At the beginning it's normal to model yourself and your work to someone else. It's how a lot of us learn and with time you begin to evolve, perspectives change, and you begin assessing what's important to you as an artist. What kind of work are you wiling to do or not do and why? You can't copy anyone else's answers because I can tell you that the answers are in you based on your interest and life experiences.
There's something captivating and magical about Cory's portrait work that I continuously draw inspiration from. There's moments in my own work where I may feel lost with how I may want to approach a subject and what usually clouds my creativity is overthinking everything other than being appreciative of the time I have with a person.
Is this the right lighting, the right lens, the right camera, the right backdrop and the list goes on and on. Yes, all the tools are important but not more than who you have in front of you and in this video I love how Cory dissects the most likely scenario for all of us in which our focus is directed towards the wrong thing:
"Most photographers are thinking about the distractions at the technical side...they end up having just 10% of that energy left to try and connect with that person and what they don't realize is that if you can't observe and connect and earn trust from your sitter then you're just doing a technical exercise at best. Portraits are all about humanity."
In the process of experimenting with FaceTime shoots during quarantine, I realized rather late that all the screenshots I was taking of people were not just photos that would eventually be imported into Lightroom Mobile fo editing but that they were also in essence Live Photos.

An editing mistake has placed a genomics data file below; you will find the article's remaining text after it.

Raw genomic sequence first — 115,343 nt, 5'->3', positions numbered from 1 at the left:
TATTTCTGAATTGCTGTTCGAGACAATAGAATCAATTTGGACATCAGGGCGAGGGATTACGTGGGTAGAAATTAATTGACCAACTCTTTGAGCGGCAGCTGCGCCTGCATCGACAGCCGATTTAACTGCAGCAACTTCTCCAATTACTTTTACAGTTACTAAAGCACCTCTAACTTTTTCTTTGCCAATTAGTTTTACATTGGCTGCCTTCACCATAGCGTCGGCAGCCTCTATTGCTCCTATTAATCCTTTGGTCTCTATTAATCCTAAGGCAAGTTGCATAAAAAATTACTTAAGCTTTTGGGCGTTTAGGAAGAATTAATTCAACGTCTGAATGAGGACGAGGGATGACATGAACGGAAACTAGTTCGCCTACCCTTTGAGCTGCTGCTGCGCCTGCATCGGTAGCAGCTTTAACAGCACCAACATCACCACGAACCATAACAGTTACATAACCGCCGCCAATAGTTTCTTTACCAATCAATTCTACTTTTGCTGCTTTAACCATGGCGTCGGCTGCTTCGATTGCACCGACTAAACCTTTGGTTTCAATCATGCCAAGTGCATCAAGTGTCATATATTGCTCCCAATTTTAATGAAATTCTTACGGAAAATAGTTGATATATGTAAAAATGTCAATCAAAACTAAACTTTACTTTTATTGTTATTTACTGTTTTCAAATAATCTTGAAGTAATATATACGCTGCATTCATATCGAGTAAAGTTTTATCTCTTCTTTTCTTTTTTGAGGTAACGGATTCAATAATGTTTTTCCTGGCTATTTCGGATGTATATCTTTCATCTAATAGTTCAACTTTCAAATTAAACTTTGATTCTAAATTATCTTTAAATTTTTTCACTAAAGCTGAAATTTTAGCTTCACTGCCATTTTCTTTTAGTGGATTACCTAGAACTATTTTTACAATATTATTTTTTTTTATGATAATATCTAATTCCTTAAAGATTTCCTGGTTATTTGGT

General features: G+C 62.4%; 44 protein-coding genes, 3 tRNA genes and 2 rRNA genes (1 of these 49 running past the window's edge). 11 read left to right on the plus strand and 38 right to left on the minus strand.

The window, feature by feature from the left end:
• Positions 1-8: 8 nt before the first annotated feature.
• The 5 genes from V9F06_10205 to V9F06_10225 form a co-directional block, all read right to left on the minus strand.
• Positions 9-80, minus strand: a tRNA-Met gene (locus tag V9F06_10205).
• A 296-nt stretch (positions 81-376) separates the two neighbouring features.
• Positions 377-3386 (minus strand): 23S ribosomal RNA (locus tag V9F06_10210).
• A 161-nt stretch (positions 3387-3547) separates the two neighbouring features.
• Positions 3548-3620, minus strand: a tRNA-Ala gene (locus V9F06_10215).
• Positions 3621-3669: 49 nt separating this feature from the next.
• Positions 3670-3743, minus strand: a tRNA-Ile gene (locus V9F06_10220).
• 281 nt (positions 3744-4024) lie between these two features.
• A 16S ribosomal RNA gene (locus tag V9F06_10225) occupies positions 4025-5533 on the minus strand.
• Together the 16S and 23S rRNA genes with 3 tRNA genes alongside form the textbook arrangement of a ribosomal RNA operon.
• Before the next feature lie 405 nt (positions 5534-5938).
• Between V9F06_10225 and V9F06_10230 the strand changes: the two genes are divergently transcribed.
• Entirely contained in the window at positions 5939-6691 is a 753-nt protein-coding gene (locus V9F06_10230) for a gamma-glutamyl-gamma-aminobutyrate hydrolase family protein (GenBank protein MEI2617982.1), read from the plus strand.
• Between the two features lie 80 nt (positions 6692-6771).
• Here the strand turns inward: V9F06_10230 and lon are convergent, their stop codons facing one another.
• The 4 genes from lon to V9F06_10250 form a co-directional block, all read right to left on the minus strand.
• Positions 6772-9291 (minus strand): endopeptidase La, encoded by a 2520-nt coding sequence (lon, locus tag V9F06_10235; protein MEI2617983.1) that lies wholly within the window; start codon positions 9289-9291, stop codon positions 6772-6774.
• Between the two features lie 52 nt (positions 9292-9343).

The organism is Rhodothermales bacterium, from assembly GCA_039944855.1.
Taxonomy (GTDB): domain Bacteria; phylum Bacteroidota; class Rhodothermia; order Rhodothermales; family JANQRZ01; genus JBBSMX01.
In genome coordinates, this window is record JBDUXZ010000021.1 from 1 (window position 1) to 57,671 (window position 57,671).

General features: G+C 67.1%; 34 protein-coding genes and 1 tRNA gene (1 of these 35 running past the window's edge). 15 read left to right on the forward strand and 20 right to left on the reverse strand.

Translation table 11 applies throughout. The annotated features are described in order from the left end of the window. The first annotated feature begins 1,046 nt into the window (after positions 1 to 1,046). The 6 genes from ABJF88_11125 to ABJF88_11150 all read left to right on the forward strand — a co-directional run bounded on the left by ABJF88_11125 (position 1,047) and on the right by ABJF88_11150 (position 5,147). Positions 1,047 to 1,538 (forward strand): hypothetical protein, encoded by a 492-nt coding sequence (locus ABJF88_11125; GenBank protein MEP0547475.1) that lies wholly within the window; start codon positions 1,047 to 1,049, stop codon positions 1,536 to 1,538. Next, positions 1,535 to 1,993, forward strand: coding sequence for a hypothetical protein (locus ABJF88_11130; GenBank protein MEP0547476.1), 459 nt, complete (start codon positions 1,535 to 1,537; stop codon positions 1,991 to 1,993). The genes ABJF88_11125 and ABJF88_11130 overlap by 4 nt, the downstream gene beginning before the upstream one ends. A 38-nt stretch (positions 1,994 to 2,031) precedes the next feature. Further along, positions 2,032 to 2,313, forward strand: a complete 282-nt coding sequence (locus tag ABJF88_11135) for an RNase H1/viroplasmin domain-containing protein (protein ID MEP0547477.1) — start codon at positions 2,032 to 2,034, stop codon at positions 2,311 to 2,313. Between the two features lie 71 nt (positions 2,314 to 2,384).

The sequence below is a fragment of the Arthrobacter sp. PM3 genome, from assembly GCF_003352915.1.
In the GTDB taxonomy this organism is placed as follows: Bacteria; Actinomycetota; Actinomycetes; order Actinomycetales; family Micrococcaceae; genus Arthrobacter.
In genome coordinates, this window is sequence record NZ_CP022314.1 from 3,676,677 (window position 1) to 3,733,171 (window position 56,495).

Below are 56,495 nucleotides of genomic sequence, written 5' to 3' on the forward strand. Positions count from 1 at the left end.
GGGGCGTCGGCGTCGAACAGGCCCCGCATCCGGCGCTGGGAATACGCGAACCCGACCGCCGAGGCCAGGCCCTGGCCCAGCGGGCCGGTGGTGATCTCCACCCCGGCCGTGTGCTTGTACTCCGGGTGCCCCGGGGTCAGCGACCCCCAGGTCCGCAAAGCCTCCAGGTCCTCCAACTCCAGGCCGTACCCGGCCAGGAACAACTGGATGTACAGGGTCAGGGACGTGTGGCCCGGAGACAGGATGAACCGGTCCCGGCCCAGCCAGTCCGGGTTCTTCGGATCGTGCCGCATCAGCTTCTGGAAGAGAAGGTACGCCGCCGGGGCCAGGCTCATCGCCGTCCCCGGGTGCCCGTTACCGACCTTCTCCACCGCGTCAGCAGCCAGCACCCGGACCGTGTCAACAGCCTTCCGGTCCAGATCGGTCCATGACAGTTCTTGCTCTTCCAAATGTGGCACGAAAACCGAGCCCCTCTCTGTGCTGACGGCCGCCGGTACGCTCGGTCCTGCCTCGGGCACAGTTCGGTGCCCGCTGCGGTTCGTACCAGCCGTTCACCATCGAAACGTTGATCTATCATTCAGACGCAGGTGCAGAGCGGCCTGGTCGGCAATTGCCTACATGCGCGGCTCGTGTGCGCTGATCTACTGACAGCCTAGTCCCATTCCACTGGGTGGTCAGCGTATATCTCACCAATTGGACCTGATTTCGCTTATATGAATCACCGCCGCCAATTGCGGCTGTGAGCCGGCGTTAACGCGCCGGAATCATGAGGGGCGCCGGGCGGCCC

If the feature is activated on your iOS device, Live Photos enables you to record what happens 1.5 seconds before and after you take a picture all with movement and sound which is very neat. All this lead me to believe that there has to be an app that takes advantage of this capability and makes something clever out of it.
A quick search on the App Store and sure enough I came across Momento. The app takes your existing photos in your camera roll and automatically creates beautiful animated GIFs which you can tweak along with filters, color adjustments and even add music if that’s your thing. Without question there’s something nostalgic about the ability to relive and experience movement straight from a photo in those instances where taking video didn’t cross your mind.
When it comes to sharing these Momentos, I export the photos as a GIF when publishing on my website but for Instagram, I export them as a video. There is a premium membership option within Momento which I subscribed to because I love the app and I see myself utilizing it to incorporating some fun in my shoots when it comes to sharing the final work in whichever platform.
Travel isn't always pretty. It isn't always comfortable. Sometimes it hurts, it even breaks your heart. But that's OK. The journey changes you; it should change you. It leaves marks on your memory, on your consciousness, on your heart, and on your body. You take something with you. Hopefully, you leave something good behind.
After 2 years of Anthony Bourdain's passing, it still seems surreal that he's no longer with us in a time where his wisdom, his perspective and voice would have been greatly appreciated. In spite of that, I stumbled across a quote of his dating back to 2007 from his show No Reservations in which he describes the journey of travel but which also happens to have a strange resemblance to the COVID pandemic we're all experiencing and how we're slowly finding ourselves reaching the end of a new tunnel.
“Sorelle Amore is a well-known photographer, filmmaker, influencer, and savvy businesswoman“ who’s work I initially came across on YouTube. Her “live a life of wonder” personality, her energy and message in all her videos is so contagious that you can’t help feel captivated with her story and then go off and work on yours!
She recently traveled to a country that’s often referred to as one of the best hidden gems for surfing in Central America and which I’ve often referred to as my second home after having lived there for 5 years during my teens: El Salvador!
What I equally love about Sorelle’s video in which she documents her experience is it’s creative direction. Aesthetically it’s beautiful from start to finished in comparison to most vlogs where the only cinematic feel of the video are drone shots and that’s it.